Sentinel is Air Force’s name for GBSD weapons system replacing ICBMs

The Air Force announced April 5 that the new ground based strategic deterrent, which will replace the intercontinental ballistic missiles, including those at Malmstrom Air Force Base, has been dubbed the LGM-35A Sentinel.

Secretary of the Air Force Frank Kendall approved the designation for the system that will modernize the 1970s land-based intercontinental ballistic missile Minuteman III system.

“Our nation’s nuclear deterrent force, two legs of which is operated by airmen, has quietly provided a strategic security shield for decades,” Kendall said in an Air Force release. “All that time, the Department of the Air Force has kept the watch; always vigilant and ready. The name Sentinel recognizes the mindset that thousands of airmen, past and present, have brought to the deterrence mission, and will serve as a reminder for those who operate, secure, and maintain this system in the future about the discipline and responsibility their duty entails.”

Malmstrom nuclear operations normal, Pentagon postpones ICBM test launch

In September 2020, the Air Force awarded a $13.3 billion engineering and manufacturing development contract to Northrop Grumman for GBSD. Northrop Grumman has opened a facility in Great Falls related to the GBSD project in the former Fleet Supply building at 1401 25th Ave. N.E.

The project includes modernizing and replacing all launch facilities, communication systems, infrastructure, and technologies as necessary to support the GBSD system, according to the Air Force’s notice.

GBSD project hits another milestone

The Air Force determined that replacing the current ICBM system would be cheaper than extending the life of the Minuteman III system and the new system is expected to last through 2075, according to the Air Force.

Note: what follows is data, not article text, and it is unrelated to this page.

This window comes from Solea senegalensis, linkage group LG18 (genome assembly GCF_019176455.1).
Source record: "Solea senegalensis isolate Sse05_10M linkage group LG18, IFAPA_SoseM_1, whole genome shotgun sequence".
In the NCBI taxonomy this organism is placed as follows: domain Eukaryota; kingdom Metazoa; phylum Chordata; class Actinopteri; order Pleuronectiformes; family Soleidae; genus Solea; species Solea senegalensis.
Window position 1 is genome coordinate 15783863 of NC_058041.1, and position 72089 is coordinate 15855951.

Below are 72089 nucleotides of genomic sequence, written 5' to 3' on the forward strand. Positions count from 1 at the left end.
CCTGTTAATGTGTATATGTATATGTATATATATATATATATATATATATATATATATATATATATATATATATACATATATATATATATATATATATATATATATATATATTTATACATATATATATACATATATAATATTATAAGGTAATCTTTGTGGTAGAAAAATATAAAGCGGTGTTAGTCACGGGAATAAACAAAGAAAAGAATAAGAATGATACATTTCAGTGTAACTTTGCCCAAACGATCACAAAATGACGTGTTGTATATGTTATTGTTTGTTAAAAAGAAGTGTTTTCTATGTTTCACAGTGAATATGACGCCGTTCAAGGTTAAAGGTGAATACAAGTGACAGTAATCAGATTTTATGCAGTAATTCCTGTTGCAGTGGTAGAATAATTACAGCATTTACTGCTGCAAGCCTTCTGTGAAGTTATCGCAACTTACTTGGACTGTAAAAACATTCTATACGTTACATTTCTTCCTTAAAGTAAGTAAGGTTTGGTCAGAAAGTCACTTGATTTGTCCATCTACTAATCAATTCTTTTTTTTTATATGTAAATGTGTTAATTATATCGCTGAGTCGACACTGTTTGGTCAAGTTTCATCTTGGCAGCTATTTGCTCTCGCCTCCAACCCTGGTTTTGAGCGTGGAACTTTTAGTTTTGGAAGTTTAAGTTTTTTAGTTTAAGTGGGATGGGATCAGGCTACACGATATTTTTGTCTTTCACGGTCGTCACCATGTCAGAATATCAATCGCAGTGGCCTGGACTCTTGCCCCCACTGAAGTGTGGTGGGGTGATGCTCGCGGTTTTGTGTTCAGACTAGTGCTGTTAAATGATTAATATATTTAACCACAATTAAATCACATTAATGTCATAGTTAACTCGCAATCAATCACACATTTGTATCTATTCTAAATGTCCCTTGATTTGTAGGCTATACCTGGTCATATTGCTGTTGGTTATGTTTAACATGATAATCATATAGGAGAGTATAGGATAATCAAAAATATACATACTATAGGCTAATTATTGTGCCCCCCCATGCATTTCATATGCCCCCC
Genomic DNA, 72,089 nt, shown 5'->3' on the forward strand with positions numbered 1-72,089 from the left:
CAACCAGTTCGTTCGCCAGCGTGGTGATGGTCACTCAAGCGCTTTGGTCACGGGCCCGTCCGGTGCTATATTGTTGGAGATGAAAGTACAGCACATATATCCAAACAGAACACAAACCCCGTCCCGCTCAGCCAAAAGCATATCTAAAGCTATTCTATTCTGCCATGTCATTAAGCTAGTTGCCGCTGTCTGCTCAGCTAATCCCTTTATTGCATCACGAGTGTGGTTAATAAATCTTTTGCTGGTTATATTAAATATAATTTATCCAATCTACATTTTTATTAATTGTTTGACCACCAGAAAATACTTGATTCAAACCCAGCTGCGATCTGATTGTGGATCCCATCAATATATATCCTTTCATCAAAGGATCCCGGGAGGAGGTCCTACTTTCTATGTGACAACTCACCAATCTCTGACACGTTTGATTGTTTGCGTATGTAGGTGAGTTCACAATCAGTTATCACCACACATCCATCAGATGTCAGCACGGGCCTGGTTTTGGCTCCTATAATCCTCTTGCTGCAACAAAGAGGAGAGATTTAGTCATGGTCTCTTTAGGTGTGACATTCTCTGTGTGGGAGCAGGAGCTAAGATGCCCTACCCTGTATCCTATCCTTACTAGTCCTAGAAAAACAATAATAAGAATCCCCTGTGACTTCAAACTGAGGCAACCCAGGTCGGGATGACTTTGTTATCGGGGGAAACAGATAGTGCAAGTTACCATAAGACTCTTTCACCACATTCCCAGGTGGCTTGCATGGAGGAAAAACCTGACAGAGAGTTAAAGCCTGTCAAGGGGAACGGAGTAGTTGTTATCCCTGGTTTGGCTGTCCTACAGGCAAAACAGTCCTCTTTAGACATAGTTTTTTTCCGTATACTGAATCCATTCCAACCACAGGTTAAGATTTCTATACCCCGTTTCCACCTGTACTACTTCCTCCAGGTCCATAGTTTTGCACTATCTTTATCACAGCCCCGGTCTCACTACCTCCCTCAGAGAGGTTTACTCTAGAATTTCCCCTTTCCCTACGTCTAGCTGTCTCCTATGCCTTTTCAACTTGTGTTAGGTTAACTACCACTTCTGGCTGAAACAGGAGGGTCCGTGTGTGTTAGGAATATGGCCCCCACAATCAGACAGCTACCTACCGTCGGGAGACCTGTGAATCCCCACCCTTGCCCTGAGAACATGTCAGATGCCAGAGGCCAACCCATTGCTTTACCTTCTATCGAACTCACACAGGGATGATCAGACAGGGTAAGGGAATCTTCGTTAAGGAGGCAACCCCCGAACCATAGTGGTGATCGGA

Malmstrom maintains 150 ICBM silos across its 13,800-square-mile complex in central Montana. The Air Force also operates silos at the F.E. Warren Air Force Base in Wyoming and the Minot Air Force Base in North Dakota. According to the Department of Defense, there are 450 silos in the United States with 400 missiles deployed at any time.

Air Force to begin field surveys for GBSD project July 12

“The new system will incorporate low risk, technically mature components, feature a modular architecture that can easily incorporate emerging technology to adapt in rapidly evolving threat environments, and will be easier to maintain than the Minuteman system – all of which will enable cost-savings and ensure relevancy as the Sentinel operates well into the 2070s,” according to the Air Force.

Malmstrom Air Force Base is set to be the second missile base to get the new system, according to the Air Force. F.E. Warren AFB is scheduled as the first base and Minot is scheduled third.

Tester visits Malmstrom, talks helicopters, C-130s, GBSD

Col. Jason Bartolomei is the Air Force GBSD program manager and at the Air Force Association’s Doolittle Leadership virtual forum in June 2021, he said that test flights of the new missile will start by the end of 2023 and that it’s already starting in a modeling environment, Air Force Magazine reported.

He said that GBSD should have initial operational capability by 2029 and full operational capability with 400 missiles by 2026. Air Force Magazine reported that GBSD will be deployed to missile silos an average of once a week for nine years.

Daines honors Piano Pat, WW2 veteran; visits Malmstrom, 120th Airlift Wing

“As the Air Force celebrates its 75th anniversary this year, the Minuteman III weapon system has been and will continue to be integral to our nation’s defense,” Air Force Chief of Staff Gen. CQ Brown, Jr. said in a release. “As we look ahead to the next 75 years, investing in nuclear modernization is as relevant as ever and we are committed to transitioning to the Sentinel, which will ensure our nation is ready to provide strategic deterrence for tomorrow.”

“Sentinel is the next-generation, capable ICBM we need,” Gen. Anthony Cotton, commander, Air Force Global Strike Command, and former Malmstrom commander, said in a release. “Nuclear deterrence is central to our defense posture and more important now than it’s ever been. This system will be a highly resilient and capable deterrent that will bring global stability to us and our allies for decades to come.”

GBSD missile program progressing

The Sentinel will not just be a new missile but a fully integrated launch, flight and infrastructure system with modern command and control features. It will backstop our Nation’s integrated deterrence and provide the bedrock for a stable international order for our partners and allies.